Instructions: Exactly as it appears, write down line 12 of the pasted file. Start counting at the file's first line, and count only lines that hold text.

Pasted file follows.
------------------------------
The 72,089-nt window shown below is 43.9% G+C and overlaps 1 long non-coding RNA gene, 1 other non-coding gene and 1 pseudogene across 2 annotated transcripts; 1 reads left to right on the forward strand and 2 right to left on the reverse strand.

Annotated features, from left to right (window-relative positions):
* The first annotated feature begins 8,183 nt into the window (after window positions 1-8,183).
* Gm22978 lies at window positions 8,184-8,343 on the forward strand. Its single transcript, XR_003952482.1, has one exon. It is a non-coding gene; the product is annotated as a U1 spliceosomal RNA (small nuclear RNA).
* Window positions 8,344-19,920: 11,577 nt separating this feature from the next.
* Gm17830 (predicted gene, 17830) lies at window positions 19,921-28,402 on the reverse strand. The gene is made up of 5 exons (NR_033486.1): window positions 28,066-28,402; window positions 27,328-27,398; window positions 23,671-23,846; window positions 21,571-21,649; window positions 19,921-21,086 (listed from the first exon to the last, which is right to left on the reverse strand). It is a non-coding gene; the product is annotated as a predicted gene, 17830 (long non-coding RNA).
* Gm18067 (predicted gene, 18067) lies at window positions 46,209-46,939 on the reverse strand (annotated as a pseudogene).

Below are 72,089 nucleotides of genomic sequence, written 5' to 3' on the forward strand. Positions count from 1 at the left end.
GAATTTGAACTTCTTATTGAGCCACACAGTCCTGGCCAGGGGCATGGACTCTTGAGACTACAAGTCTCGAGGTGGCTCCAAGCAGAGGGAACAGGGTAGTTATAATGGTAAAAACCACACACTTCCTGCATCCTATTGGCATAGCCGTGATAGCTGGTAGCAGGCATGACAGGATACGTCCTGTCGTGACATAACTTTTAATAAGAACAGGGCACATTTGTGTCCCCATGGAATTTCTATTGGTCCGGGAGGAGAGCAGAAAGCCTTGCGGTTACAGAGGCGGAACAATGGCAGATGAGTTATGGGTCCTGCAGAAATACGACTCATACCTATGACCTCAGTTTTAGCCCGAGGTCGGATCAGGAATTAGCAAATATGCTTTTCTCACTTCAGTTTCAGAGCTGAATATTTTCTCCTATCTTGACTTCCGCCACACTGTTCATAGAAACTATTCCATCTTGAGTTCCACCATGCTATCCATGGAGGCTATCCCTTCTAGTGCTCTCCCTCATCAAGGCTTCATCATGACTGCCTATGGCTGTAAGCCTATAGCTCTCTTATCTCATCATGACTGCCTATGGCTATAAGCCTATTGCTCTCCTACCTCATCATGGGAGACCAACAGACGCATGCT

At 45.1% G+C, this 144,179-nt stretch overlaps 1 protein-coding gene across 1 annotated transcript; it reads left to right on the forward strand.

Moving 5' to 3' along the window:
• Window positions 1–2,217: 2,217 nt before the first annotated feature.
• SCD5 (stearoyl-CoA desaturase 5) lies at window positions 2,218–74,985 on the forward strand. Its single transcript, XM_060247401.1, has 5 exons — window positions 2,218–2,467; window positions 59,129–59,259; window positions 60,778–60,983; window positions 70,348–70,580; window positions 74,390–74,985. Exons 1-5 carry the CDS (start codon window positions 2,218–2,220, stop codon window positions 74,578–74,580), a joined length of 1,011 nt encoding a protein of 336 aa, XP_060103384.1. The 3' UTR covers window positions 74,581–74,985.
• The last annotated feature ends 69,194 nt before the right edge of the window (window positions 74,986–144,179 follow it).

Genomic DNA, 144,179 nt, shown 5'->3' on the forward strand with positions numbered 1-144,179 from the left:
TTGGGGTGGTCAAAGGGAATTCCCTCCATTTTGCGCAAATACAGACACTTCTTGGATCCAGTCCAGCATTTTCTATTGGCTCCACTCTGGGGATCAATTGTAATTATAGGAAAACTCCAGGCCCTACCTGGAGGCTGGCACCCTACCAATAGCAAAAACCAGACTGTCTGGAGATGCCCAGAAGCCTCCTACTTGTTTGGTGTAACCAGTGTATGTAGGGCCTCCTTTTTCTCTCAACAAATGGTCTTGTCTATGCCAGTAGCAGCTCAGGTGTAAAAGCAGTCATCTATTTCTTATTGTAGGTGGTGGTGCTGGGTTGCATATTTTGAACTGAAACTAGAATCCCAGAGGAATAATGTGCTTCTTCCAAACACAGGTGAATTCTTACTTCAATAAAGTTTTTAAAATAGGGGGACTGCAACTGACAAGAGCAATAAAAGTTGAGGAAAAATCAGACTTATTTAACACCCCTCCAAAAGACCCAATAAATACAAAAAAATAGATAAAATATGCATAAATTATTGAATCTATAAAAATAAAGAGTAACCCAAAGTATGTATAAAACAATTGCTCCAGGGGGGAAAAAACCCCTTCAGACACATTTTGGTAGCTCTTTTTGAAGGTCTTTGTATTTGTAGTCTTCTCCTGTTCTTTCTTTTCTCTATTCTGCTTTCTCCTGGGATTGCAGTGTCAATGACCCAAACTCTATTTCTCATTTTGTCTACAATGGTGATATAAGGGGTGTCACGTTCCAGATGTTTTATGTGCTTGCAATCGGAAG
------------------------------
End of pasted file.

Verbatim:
• Window positions 1–2,217: 2,217 nt before the first annotated feature.